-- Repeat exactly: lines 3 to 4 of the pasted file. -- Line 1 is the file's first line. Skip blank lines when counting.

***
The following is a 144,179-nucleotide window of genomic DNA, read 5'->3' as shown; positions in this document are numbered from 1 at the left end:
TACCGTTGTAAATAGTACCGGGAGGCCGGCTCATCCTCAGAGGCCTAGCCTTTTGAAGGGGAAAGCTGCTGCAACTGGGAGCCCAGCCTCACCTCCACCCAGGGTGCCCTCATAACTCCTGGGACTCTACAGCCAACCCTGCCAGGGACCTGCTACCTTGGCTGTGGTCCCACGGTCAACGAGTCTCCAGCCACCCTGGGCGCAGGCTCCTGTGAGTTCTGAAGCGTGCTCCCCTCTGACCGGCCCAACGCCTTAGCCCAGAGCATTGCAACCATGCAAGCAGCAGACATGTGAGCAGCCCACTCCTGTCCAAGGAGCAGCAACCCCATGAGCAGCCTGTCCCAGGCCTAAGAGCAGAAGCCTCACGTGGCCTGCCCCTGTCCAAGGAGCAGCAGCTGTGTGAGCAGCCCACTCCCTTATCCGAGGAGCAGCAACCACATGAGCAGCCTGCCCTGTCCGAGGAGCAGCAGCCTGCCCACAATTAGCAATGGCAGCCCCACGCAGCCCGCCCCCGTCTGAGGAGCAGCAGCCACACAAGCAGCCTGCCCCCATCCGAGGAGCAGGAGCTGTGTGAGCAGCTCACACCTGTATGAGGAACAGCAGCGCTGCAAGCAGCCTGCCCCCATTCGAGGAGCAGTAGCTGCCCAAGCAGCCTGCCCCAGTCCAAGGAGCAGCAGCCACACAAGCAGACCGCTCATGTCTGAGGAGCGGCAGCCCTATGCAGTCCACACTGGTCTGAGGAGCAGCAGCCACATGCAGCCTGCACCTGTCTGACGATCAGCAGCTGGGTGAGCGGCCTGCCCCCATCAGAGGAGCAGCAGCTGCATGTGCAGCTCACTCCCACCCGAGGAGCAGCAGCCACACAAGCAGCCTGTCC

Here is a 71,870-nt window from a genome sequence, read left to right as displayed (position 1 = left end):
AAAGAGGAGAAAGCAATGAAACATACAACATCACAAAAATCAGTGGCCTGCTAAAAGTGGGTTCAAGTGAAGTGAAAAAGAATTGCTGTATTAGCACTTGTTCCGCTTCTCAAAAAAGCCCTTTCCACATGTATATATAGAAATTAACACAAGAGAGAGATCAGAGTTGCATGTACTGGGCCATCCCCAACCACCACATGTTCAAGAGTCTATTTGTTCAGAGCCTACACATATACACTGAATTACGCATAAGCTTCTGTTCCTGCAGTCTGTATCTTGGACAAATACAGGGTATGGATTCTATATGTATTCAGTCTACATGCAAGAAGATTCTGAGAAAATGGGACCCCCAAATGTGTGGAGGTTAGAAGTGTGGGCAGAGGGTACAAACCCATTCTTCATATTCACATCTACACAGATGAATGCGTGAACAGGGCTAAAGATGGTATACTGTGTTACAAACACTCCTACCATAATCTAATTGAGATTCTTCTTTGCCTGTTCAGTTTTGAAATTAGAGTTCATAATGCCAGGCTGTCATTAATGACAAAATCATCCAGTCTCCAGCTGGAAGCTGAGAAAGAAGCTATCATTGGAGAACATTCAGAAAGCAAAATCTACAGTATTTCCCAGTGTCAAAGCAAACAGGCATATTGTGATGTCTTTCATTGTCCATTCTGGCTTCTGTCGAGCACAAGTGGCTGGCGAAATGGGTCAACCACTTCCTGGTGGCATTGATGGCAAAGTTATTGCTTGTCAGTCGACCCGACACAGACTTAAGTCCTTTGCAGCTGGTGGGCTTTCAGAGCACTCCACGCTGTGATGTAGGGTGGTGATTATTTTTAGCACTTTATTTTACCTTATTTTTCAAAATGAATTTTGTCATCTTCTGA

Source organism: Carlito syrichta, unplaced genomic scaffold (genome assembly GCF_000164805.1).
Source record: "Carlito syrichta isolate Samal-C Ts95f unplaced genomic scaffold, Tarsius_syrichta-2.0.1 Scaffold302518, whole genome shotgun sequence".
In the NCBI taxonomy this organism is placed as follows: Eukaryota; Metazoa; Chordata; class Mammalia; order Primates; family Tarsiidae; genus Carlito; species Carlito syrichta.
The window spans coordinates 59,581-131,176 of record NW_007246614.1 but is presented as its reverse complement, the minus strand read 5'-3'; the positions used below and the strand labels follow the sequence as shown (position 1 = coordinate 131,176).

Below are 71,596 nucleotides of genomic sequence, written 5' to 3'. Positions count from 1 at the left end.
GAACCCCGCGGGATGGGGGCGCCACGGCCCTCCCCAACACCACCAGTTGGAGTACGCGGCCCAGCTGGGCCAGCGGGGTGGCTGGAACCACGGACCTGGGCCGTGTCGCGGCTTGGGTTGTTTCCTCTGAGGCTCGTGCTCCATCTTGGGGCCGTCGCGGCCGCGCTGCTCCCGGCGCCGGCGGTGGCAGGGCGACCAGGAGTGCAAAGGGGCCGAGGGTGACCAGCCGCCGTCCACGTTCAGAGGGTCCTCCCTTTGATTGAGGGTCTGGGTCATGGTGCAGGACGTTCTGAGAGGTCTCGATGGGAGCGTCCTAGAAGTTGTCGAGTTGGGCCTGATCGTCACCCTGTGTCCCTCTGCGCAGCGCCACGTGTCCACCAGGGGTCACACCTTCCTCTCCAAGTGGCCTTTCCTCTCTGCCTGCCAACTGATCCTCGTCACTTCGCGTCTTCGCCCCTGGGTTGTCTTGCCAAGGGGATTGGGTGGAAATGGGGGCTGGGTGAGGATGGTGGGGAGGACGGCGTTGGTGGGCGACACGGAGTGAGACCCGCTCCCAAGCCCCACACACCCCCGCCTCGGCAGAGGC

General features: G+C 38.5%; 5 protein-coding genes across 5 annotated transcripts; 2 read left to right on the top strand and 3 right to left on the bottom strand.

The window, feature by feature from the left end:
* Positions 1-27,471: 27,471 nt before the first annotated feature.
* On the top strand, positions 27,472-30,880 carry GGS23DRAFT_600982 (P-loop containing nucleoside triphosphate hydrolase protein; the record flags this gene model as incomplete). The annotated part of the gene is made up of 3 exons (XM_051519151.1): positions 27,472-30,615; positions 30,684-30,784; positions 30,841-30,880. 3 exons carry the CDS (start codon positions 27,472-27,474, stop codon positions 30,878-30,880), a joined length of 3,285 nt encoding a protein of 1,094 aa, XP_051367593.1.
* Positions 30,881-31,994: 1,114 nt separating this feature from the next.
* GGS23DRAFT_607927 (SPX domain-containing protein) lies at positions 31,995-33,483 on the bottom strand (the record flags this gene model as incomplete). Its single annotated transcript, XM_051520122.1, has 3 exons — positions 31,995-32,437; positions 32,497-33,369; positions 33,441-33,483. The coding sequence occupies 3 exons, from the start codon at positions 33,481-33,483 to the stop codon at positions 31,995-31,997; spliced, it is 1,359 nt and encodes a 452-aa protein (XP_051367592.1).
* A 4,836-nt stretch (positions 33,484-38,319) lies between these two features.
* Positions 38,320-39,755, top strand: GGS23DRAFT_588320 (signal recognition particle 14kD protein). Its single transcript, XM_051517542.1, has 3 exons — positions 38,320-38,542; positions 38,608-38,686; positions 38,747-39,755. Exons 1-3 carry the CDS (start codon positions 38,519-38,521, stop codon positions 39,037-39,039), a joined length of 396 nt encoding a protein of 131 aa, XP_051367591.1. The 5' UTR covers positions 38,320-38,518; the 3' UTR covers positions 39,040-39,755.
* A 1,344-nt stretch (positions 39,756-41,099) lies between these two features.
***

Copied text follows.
Here is a 71,870-nt window from a genome sequence, read left to right as displayed (position 1 = left end):
AAAGAGGAGAAAGCAATGAAACATACAACATCACAAAAATCAGTGGCCTGCTAAAAGTGGGTTCAAGTGAAGTGAAAAAGAATTGCTGTATTAGCACTTGTTCCGCTTCTCAAAAAAGCCCTTTCCACATGTATATATAGAAATTAACACAAGAGAGAGATCAGAGTTGCATGTACTGGGCCATCCCCAACCACCACATGTTCAAGAGTCTATTTGTTCAGAGCCTACACATATACACTGAATTACGCATAAGCTTCTGTTCCTGCAGTCTGTATCTTGGACAAATACAGGGTATGGATTCTATATGTATTCAGTCTACATGCAAGAAGATTCTGAGAAAATGGGACCCCCAAATGTGTGGAGGTTAGAAGTGTGGGCAGAGGGTACAAACCCATTCTTCATATTCACATCTACACAGATGAATGCGTGAACAGGGCTAAAGATGGTATACTGTGTTACAAACACTCCTACCATAATCTAATTGAGATTCTTCTTTGCCTGTTCAGTTTTGAAATTAGAGTTCATAATGCCAGGCTGTCATTAATGACAAAATCATCCAGTCTCCAGCTGGAAGCTGAGAAAGAAGCTATCATTGGAGAACATTCAGAAAGCAAAATCTACAGTATTTCCCAGTGTCAAAGCAAACAGGCATATTGTGATGTCTTTCATTGTCCATTCTGGCTTCTGTCGAGCACAAGTGGCTGGCGAAATGGGTCAACCACTTCCTGGTGGCATTGATGGCAAAGTTATTGCTTGTCAGTCGACCCGACACAGACTTAAGTCCTTTGCAGCTGGTGGGCTTTCAGAGCACTCCACGCTGTGATGTAGGGTGGTGATTATTTTTAGCACTTTATTTTACCTTATTTTTCAAAATGAATTTTGTCATCTTCTGA